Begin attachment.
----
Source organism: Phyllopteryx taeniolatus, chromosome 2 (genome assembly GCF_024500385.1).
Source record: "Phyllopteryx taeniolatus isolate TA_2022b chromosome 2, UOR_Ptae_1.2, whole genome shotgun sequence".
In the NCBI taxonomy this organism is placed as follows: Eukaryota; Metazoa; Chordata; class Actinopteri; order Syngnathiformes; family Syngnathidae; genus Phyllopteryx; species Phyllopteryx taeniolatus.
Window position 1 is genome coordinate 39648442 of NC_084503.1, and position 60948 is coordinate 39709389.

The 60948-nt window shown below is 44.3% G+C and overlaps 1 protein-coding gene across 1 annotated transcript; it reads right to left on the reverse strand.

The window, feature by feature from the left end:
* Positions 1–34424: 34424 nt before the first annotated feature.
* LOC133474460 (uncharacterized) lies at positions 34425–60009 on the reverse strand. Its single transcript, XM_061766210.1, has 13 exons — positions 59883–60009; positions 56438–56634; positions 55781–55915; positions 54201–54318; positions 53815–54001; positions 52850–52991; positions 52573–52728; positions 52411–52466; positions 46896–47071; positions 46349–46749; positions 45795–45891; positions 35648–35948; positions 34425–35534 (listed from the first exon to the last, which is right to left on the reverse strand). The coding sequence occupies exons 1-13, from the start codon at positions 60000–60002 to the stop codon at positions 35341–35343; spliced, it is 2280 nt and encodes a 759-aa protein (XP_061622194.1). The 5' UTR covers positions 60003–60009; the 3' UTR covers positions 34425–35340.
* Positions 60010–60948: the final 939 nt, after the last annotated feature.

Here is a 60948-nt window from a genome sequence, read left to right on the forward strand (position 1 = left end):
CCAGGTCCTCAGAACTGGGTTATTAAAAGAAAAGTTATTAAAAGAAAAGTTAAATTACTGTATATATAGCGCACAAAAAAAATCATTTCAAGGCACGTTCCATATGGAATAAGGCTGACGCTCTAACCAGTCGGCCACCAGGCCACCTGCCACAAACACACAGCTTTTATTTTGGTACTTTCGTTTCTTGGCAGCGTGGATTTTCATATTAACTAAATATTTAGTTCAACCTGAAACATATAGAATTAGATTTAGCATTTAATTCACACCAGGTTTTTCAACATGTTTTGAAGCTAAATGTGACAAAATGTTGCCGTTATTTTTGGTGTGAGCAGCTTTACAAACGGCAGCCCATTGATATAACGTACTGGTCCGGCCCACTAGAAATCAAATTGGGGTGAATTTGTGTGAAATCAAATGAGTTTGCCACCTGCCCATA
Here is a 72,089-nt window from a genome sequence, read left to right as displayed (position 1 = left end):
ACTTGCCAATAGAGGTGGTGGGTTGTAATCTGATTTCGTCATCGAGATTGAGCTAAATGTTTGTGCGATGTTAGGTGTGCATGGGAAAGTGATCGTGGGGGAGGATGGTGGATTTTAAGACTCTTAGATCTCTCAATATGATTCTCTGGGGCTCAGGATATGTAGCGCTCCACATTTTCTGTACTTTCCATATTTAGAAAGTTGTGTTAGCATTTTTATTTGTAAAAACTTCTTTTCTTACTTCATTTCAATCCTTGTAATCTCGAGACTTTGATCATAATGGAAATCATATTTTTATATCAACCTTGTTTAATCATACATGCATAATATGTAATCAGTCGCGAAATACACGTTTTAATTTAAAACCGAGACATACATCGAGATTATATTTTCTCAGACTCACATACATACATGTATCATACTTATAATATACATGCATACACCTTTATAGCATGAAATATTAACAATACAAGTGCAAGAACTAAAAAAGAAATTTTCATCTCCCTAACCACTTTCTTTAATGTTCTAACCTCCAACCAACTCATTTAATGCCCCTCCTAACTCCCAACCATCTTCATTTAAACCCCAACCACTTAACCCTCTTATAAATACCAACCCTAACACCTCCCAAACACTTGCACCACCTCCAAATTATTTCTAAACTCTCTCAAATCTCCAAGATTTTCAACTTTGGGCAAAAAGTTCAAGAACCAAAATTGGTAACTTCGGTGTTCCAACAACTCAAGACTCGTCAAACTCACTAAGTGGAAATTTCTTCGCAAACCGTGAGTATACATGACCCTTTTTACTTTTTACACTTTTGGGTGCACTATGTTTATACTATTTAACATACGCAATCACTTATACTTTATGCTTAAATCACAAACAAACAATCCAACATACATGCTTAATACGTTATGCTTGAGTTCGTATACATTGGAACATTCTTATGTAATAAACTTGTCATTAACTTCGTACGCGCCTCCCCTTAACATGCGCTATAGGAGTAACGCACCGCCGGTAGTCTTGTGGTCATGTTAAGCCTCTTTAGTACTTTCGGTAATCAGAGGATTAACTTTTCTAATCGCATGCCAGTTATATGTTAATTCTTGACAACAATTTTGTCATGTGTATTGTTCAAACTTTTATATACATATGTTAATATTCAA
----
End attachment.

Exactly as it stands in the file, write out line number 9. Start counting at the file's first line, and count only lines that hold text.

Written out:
* Positions 60010–60948: the final 939 nt, after the last annotated feature.